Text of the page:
Schizophrenia cannot be cured, and those affected with the disorder have it for life.

“As a child psychiatrist, I always say that we are in preventive psychiatry. Most disorders we see, including schizophrenia, start quite young.”

Ulzen said he works with general physicians to help them identify the signs of schizophrenia and other psychiatric disorders.

“My job is to help physicians understand that this is the beginning of the big tsunami about to come and never to say ‘It’s just a phase.’ If the patient is concerned enough to walk into the room, they know something is wrong.”

 

Addiction and Teens
In a 2015 study, one out of 17 high school seniors were daily smokers of tobacco, said Dr. Sara Phillips, assistant professor of Pediatrics at CCHS, during her talk “Addiction and Teens” on Feb. 16.

According to the CDC, cigarette smoking causes about one of every five deaths in the US each year and life expectancy for smokers is at least 10 years shorter than for nonsmokers. Quitting smoking before the age of 40 reduces the risk of dying from smoking-related disease by about 90 percent, said Phillips.

“I think if we target young people and try to get them to quit early on, it could be like they never smoked.”

Most teens want to quit, she said, and nicotine replacement and cognitive behavioral intervention can be helpful forms of treatment.

While there are other dangerous drugs that teenagers use, smoking causes annually more deaths than overdoses have in 15 years, said Phillips.

More money is spent on tobacco advertising than any other drug, though there are regulations.

Advertising for alcohol is not regulated, and people aged 12 to 20 years drink 11 percent of all alcohol consumed in the US. More than 100,000 deaths can be attributed to excess alcohol consumption, including the deaths of 5,000 people younger than 21 years, said Phillips.

Younger drinkers are more likely to develop alcohol dependence or abuse later in life, and they are at higher risk of suicide and death from alcohol poisoning. This is for a couple of reasons, said Phillips.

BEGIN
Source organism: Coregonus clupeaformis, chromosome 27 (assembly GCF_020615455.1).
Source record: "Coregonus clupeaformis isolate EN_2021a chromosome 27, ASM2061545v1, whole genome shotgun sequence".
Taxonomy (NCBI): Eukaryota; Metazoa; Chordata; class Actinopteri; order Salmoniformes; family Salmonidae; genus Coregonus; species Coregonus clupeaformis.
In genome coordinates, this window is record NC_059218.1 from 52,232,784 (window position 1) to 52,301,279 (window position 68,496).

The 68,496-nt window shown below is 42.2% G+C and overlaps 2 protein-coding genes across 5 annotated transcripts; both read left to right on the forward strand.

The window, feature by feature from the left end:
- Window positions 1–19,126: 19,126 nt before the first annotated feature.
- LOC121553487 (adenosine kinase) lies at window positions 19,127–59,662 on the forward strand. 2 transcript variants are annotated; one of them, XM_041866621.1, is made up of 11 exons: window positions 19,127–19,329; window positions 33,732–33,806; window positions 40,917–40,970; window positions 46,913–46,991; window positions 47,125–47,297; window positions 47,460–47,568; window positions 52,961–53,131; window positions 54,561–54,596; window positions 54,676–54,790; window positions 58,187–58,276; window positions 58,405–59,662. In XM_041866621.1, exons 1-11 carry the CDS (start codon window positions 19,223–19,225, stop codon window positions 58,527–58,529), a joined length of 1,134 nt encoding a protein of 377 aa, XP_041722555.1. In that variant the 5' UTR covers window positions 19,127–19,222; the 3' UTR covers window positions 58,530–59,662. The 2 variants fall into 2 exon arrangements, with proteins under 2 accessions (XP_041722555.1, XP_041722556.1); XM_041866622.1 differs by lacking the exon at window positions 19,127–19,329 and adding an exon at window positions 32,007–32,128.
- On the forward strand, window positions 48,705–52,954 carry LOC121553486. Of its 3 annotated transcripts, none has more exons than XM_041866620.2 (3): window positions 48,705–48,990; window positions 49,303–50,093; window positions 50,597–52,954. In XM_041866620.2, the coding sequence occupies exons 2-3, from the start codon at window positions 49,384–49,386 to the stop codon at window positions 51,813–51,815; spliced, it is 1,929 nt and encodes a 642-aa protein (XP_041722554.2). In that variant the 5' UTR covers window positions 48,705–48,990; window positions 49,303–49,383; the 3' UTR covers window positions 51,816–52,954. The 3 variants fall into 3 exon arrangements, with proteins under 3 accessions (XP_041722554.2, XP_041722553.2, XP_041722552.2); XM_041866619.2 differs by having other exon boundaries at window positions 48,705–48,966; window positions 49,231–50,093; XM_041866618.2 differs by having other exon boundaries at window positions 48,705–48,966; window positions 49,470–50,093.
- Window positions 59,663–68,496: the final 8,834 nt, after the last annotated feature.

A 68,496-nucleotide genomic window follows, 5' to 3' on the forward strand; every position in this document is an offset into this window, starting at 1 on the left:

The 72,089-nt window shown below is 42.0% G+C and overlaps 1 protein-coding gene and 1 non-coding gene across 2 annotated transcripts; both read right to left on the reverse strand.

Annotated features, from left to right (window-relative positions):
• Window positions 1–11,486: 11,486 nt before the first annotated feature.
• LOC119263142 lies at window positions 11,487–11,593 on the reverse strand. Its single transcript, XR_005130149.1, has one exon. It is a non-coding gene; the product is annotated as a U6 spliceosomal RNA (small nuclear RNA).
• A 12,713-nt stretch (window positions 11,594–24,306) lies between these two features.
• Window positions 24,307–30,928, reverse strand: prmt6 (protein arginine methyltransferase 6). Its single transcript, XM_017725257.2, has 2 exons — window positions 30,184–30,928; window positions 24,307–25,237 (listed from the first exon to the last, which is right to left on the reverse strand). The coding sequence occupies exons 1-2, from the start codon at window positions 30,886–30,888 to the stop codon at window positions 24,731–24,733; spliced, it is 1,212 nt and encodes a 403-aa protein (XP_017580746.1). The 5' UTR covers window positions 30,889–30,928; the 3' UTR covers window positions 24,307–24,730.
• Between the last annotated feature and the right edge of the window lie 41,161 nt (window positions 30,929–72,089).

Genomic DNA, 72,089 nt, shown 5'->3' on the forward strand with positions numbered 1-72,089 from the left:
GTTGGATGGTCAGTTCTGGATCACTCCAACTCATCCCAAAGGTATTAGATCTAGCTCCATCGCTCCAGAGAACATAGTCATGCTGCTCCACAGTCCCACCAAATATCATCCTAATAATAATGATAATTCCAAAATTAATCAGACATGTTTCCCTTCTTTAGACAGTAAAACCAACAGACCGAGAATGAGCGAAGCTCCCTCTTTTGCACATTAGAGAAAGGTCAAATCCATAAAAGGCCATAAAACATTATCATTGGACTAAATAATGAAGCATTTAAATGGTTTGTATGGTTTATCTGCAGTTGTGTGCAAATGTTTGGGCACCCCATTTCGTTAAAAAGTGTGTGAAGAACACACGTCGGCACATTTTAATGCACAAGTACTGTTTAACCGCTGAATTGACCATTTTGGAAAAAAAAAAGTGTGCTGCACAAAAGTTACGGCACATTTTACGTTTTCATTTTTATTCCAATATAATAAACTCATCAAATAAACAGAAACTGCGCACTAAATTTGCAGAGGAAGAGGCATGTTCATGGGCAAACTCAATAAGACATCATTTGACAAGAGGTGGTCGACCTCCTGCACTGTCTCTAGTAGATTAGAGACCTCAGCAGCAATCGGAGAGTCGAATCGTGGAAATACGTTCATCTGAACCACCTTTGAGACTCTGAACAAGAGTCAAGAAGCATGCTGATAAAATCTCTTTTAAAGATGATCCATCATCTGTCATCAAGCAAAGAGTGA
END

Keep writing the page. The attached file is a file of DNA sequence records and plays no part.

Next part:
“One, their brains are not fully developed, and two, they’re novices to drinking. They don’t know their limits,” she said.

Of illegal drugs, marijuana is the most commonly used and adolescents can become addicted, despite popular belief, said Phillips.

One study showed an average loss of eight IQ points with heavy marijuana use as a teen and continued use as an adult. It can also lead to memory problems, breathing issues and hallucinations and paranoia.

Genetics can play a role in addiction in teens. Children whose parents are alcohol-dependent are four to six times more likely to develop alcohol dependence compared to others with no family history. Teens with mental health issues are also more at risk to use or abuse substances, Phillips said.


Cholesterol
Treating cholesterol isn’t about treating a number—it’s about treating the risk factors and the disease process, said Dr. Ed Geno, assistant professor of Family Medicine in the College’s Department of Family, Internal, and Rural Medicine.

Cholesterol is essential in the human body, said Geno. Two types of cholesterol levels are checked: LDL and HDL. The two have different clinical implications:

LDL carries cholesterol from the liver to the tissues and deposits it. Geno called this “lousy cholesterol,” which is how he helps patients remember it is not good for that number to be too high.